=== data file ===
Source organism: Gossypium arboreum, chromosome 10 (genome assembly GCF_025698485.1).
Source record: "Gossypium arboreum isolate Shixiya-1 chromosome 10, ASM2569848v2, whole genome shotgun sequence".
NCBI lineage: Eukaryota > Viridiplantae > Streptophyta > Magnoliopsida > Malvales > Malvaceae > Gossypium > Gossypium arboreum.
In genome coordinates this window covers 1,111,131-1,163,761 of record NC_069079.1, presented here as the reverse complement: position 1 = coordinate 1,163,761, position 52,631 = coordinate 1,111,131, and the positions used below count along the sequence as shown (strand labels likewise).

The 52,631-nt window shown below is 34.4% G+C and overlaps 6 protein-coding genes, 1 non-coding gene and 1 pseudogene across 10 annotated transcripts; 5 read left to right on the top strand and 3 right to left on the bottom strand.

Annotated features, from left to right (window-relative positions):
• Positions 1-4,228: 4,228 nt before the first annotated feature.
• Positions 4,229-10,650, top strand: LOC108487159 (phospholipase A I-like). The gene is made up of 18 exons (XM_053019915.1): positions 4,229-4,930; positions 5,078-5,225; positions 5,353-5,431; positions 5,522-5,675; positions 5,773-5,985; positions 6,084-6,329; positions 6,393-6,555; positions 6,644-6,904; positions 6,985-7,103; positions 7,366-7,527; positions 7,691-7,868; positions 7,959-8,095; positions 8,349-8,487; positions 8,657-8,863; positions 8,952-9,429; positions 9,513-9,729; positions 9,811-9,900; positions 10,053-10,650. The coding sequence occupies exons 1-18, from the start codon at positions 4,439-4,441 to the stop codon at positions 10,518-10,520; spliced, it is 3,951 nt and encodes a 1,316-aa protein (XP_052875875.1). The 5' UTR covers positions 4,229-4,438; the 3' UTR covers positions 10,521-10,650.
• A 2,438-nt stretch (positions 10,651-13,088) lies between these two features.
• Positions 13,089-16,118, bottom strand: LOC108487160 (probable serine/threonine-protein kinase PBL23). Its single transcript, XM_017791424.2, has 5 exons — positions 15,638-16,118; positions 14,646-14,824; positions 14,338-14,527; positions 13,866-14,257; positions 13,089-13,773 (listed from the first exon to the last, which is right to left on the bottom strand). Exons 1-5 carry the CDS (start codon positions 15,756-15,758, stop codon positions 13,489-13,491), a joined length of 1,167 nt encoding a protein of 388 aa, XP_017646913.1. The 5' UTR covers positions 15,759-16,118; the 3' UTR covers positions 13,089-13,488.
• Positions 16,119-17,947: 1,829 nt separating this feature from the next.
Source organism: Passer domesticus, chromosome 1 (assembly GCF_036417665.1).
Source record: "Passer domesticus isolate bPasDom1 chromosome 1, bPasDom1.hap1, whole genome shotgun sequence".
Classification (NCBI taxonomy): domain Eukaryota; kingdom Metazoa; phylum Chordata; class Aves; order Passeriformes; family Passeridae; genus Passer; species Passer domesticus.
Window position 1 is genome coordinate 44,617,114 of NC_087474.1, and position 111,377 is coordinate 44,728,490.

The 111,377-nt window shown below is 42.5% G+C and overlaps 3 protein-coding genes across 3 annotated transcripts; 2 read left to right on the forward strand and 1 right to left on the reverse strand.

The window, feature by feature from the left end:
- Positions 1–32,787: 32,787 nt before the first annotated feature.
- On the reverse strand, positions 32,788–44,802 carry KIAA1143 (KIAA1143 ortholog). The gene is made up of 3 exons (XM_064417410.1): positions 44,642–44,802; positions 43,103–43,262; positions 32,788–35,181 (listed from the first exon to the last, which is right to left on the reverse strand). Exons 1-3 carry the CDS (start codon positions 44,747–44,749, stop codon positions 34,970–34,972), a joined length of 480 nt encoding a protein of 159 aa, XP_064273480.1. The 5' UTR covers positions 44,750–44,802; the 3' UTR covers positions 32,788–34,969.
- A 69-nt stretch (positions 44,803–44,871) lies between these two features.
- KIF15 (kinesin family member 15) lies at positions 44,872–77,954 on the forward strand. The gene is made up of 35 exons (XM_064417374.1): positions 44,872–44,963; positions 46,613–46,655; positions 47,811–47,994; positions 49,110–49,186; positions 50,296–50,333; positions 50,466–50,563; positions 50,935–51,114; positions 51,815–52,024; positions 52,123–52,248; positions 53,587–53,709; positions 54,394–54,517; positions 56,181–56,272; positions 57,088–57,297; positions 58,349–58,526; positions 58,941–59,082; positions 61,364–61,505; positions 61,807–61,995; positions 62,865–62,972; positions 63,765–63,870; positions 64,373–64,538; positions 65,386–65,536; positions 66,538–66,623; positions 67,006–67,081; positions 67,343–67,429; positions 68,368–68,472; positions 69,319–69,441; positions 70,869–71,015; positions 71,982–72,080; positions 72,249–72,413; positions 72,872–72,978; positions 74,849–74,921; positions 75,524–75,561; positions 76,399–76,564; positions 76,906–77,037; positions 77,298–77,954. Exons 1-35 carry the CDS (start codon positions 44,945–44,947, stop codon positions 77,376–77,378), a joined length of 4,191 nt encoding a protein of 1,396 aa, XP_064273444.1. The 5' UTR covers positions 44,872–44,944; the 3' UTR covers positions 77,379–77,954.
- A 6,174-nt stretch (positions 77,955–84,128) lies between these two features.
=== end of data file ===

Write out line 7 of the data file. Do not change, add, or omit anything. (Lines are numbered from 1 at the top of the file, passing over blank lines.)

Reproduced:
• Positions 1-4,228: 4,228 nt before the first annotated feature.